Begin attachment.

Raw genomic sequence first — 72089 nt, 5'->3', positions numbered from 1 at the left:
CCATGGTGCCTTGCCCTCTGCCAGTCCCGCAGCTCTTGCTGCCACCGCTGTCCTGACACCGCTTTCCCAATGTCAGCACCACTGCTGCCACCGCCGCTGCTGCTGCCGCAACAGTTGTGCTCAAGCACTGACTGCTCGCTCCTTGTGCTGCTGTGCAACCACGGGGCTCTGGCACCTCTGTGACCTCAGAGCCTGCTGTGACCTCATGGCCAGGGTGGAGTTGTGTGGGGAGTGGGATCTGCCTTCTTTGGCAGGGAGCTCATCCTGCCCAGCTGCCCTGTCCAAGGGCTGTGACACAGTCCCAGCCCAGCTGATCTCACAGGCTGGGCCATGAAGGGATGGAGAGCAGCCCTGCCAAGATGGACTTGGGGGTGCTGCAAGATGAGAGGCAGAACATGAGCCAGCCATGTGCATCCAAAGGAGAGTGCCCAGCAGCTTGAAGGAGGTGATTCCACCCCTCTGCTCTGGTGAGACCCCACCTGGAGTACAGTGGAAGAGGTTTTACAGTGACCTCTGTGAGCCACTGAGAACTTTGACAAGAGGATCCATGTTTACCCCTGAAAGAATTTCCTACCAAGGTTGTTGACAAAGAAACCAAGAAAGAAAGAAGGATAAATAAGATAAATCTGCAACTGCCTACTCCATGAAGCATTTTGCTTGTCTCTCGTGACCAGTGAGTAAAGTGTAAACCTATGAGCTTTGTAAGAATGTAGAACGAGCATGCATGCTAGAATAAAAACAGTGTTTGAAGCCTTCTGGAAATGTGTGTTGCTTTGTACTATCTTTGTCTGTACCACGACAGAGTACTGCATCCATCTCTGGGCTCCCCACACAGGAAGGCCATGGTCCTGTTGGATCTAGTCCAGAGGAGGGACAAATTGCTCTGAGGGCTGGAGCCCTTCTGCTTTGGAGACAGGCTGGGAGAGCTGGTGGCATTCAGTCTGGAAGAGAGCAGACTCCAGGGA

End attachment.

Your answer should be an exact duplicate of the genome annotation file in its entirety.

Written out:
Raw genomic sequence first — 72089 nt, 5'->3', positions numbered from 1 at the left:
CCATGGTGCCTTGCCCTCTGCCAGTCCCGCAGCTCTTGCTGCCACCGCTGTCCTGACACCGCTTTCCCAATGTCAGCACCACTGCTGCCACCGCCGCTGCTGCTGCCGCAACAGTTGTGCTCAAGCACTGACTGCTCGCTCCTTGTGCTGCTGTGCAACCACGGGGCTCTGGCACCTCTGTGACCTCAGAGCCTGCTGTGACCTCATGGCCAGGGTGGAGTTGTGTGGGGAGTGGGATCTGCCTTCTTTGGCAGGGAGCTCATCCTGCCCAGCTGCCCTGTCCAAGGGCTGTGACACAGTCCCAGCCCAGCTGATCTCACAGGCTGGGCCATGAAGGGATGGAGAGCAGCCCTGCCAAGATGGACTTGGGGGTGCTGCAAGATGAGAGGCAGAACATGAGCCAGCCATGTGCATCCAAAGGAGAGTGCCCAGCAGCTTGAAGGAGGTGATTCCACCCCTCTGCTCTGGTGAGACCCCACCTGGAGTACAGTGGAAGAGGTTTTACAGTGACCTCTGTGAGCCACTGAGAACTTTGACAAGAGGATCCATGTTTACCCCTGAAAGAATTTCCTACCAAGGTTGTTGACAAAGAAACCAAGAAAGAAAGAAGGATAAATAAGATAAATCTGCAACTGCCTACTCCATGAAGCATTTTGCTTGTCTCTCGTGACCAGTGAGTAAAGTGTAAACCTATGAGCTTTGTAAGAATGTAGAACGAGCATGCATGCTAGAATAAAAACAGTGTTTGAAGCCTTCTGGAAATGTGTGTTGCTTTGTACTATCTTTGTCTGTACCACGACAGAGTACTGCATCCATCTCTGGGCTCCCCACACAGGAAGGCCATGGTCCTGTTGGATCTAGTCCAGAGGAGGGACAAATTGCTCTGAGGGCTGGAGCCCTTCTGCTTTGGAGACAGGCTGGGAGAGCTGGTGGCATTCAGTCTGGAAGAGAGCAGACTCCAGGGA